Appellate courts interfere reluctantly in such cases and only where there has been a flagrant abuse, so that we may safely assume the above figures indicate an even more widespread evil. What is unparalleled is that such an abuse should have succeeded in a Massachusetts court.

As things were, what wonder the jury convicted?

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The last words left with them by Mr. Katzmann were an appeal to their solidarity against the alien: "Gentlemen of the jury, do your duty. Do it like men. Stand together, you men of Norfolk. Although you knew that such service would be arduous, painful, and tiresome, yet you, like the true soldier, responded to that call in the spirit of supreme American loyalty. There is no better word in the English language than 'loyalty. The function of a judge's charge is to enable the jury to find its way through the maze of conflicting testimony, to sift the relevant from the irrelevant, to weigh wisely, and to judge dispassionately.

A trial judge is not expected to rehearse all the testimony; in Massachusetts he is not allowed to express his own opinion on it. But in drawing the disconnected threads of evidence and marshaling the claims on both sides he must exercise a scrupulous regard for relevance and proportion. Misplaced emphasis here and omission there may work more damage than any outspoken comment. By his summing up a judge reveals his estimate of relative importance. Judge Thayer's charge directs the emotions only too clearly.

What guidance does he give to the mind? The charge occupies twenty-four pages; of these, fourteen are consumed in abstract legal generalities and moral exhortations. Having allowed the minds of the jurors to be impregnated with war feeling, Judge Thayer now invited them to breathe "a purer atmosphere of unyielding impartiality and absolute fairness. Every experienced lawyer knows that it is idle to ask jurors to dismiss from their memory what has been deposited in their feelings.

In this case the vital issue was identification. That the whole mass of conflicting identification testimony is dismissed in two pages out of twenty-four is a fair measure of the distorted perspective in which the Judge placed the case. He dealt with identification in abstract terms and without mentioning the name of any witness on either side.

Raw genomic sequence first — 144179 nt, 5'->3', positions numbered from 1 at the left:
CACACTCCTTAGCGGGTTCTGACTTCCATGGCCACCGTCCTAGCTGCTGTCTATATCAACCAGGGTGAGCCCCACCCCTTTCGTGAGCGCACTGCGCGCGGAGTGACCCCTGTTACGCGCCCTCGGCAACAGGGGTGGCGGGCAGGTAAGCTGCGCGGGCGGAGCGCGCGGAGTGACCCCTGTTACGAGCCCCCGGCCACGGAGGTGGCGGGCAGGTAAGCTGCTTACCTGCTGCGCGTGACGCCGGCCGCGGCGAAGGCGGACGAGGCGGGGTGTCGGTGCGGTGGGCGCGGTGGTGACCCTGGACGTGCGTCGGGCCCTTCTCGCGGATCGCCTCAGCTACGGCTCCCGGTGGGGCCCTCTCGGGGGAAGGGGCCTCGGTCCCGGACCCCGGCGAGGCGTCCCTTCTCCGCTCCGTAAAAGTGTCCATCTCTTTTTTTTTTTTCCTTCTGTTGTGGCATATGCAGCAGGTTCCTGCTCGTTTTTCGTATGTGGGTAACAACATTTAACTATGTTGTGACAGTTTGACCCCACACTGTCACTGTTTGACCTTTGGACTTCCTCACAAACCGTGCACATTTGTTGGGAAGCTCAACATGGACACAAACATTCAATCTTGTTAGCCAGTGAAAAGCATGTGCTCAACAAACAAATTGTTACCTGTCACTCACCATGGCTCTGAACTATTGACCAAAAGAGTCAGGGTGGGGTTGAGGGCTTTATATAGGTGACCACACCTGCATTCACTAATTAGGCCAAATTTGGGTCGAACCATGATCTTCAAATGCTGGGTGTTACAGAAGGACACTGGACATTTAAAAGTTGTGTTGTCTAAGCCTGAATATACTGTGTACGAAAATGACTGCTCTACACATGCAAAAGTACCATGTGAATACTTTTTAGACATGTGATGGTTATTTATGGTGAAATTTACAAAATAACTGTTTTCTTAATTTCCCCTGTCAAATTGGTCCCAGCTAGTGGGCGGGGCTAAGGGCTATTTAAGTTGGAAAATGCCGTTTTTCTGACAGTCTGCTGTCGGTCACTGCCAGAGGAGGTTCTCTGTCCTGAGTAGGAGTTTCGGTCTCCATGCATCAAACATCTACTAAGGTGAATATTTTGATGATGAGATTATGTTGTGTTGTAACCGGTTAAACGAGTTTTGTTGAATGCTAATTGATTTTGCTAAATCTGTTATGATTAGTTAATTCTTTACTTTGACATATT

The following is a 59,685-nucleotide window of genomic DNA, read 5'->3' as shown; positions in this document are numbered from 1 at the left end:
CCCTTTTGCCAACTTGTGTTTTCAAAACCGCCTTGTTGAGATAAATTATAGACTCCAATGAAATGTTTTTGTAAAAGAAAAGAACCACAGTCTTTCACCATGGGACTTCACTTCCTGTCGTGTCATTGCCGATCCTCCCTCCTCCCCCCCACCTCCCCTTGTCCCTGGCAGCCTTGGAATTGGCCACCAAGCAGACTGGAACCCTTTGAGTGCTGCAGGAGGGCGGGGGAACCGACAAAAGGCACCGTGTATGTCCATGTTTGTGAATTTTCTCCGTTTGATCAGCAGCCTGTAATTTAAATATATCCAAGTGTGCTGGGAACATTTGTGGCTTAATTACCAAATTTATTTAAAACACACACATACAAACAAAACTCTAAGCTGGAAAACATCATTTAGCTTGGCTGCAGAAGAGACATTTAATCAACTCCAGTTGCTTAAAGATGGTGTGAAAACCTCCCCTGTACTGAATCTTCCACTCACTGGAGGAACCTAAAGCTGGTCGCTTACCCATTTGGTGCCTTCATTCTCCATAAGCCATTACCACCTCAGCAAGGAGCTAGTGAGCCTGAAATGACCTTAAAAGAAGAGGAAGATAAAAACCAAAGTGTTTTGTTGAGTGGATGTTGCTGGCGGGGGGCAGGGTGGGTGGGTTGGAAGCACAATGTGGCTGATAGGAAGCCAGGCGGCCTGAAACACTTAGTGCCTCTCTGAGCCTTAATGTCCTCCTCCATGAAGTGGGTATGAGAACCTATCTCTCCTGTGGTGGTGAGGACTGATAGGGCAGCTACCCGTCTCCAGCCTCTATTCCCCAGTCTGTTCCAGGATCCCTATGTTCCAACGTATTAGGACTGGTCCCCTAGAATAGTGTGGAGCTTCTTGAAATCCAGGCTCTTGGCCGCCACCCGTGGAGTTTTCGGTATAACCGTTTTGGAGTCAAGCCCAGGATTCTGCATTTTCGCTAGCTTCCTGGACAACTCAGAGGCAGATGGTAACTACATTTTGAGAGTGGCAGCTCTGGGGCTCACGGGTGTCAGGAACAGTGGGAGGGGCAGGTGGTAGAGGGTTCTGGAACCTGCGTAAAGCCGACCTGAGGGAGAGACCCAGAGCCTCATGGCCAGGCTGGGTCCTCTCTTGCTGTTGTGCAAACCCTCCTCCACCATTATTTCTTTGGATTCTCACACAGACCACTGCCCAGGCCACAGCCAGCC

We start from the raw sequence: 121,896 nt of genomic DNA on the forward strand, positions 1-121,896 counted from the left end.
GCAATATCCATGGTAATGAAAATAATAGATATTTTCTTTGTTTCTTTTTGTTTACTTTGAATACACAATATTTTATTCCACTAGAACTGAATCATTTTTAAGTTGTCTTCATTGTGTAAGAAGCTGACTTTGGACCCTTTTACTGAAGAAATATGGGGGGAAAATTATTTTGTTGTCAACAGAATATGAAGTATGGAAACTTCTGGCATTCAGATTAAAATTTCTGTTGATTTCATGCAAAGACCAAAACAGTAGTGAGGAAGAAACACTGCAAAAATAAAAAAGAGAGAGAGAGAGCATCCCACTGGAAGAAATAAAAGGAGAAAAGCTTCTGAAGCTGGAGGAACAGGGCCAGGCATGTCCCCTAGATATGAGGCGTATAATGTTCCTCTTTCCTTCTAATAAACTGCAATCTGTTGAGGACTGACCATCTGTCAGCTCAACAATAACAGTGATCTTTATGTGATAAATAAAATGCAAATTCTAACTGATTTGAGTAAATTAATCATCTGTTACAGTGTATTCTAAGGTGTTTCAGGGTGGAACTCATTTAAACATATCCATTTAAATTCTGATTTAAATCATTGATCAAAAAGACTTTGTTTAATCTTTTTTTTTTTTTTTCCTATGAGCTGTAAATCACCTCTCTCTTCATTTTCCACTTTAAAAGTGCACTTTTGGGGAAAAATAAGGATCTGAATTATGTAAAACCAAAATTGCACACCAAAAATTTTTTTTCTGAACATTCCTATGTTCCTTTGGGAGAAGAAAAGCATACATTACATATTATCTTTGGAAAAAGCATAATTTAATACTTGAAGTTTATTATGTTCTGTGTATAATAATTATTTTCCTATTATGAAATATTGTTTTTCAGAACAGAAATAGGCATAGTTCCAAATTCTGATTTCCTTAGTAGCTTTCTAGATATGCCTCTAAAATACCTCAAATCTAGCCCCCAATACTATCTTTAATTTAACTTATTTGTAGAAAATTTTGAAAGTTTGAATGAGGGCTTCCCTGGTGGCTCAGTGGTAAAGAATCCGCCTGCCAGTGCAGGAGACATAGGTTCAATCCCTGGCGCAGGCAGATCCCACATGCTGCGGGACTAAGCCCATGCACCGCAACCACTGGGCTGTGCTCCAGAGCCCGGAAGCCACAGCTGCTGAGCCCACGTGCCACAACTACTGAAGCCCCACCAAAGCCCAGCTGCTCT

The alibi testimony he likewise dismissed in two paragraphs, again without reference to specific witnesses. In striking contrast to this sterile treatment of the issue whether or not Sacco and Vanzetti were in South Braintree on April 15 was his concrete and elaborate treatment of the inferences which might be drawn from the character of their conduct on the night of their arrest. Five pages of the charge are given over to "consciousness of guilt," set forth in great detail and with specific mention of the testimony given by the various police officials and by Mr.

The disproportionate consideration which Judge Thayer gave to this issue, in the light of his comments during the trial, must have left the impression that the case turned on "consciousness of guilt. As to motive, the Court expatiated for more than a page on his legal conception and the undisputed claim of the Commonwealth that the motive of the murder of Parmenter and Berardelli was robbery, but made no comment whatever on the complete failure of the Commonwealth to trace any of the stolen money to either defendant or to connect them with the art of robbery. Undoubtedly, great weight must have been attached by the jury, as it was by the Court, to the identification of the fatal bullet taken from Berardelli's body as having passed through Sacco's pistol.

The Court instructed the jury that Captain Proctor and another expert had testified that "it was his [Sacco's] pistol that fired the bullet that caused the death of Berardelli," when in fact that was not Captain Proctor's testimony. Of course, if the jury believed Proctor's testimony as interpreted by Judge Thayer, Sacco certainly was doomed.

In view of the temper of the times, the nature of the accusation, the opinions of the accused, the tactics of the prosecution, and the conduct of the Judge, no wonder the "men of Norfolk" convicted Sacco and Vanzetti! Hitherto the methods pursued by the prosecution, which explain the convictions, rested on inferences, however compelling. But recently facts have been disclosed, and not denied by the prosecution, to indicate that the case against these Italians for murder was part of a collusive effort between the District Attorney and agents of the Department of Justice to rid the country of Sacco and Vanzetti because of their Red activities.

In proof of this we have the affidavits of two former officers of the Government, one of whom served as post-office inspector for twenty-five years, and both of whom are now in honorable civil employment. Sacco's and Vanzetti's names were on the files of the Department of Justice "as radicals to be watched"; the Department was eager for their deportation, but had not evidence enough to secure it; and inasmuch as the United States District Court for Massachusetts had checked abuses in deportation proceedings, the Department had become chary of resorting to deportation without adequate legal basis.